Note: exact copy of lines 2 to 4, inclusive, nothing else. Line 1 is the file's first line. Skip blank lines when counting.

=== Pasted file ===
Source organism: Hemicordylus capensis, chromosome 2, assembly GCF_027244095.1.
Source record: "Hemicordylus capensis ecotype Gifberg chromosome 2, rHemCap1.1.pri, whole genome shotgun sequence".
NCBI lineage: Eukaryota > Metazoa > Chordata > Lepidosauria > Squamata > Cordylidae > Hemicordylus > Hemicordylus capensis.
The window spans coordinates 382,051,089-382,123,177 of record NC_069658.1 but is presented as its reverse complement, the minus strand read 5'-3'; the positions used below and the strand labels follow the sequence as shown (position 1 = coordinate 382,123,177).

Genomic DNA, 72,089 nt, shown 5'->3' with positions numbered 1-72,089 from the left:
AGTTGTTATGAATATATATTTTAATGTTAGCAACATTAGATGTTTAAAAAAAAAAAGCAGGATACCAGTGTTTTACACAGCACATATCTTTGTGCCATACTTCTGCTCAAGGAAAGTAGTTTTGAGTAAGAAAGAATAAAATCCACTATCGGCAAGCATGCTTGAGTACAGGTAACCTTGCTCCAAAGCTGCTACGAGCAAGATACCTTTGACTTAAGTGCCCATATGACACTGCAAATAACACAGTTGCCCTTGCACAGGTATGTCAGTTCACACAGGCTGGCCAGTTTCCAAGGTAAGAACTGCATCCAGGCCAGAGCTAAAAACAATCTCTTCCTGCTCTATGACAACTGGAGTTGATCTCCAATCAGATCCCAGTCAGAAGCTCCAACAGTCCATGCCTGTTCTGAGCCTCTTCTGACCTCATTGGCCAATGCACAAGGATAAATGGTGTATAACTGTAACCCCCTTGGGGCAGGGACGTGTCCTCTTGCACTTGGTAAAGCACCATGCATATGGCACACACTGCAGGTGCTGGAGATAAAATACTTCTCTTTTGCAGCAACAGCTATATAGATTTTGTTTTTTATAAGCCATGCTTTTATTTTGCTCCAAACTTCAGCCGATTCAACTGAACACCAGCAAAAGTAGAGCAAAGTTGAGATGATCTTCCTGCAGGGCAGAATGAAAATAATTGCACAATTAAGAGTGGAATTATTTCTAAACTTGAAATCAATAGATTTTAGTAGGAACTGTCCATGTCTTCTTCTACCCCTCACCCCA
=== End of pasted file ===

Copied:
Source record: "Hemicordylus capensis ecotype Gifberg chromosome 2, rHemCap1.1.pri, whole genome shotgun sequence".
NCBI lineage: Eukaryota > Metazoa > Chordata > Lepidosauria > Squamata > Cordylidae > Hemicordylus > Hemicordylus capensis.
The window spans coordinates 382,051,089-382,123,177 of record NC_069658.1 but is presented as its reverse complement, the minus strand read 5'-3'; the positions used below and the strand labels follow the sequence as shown (position 1 = coordinate 382,123,177).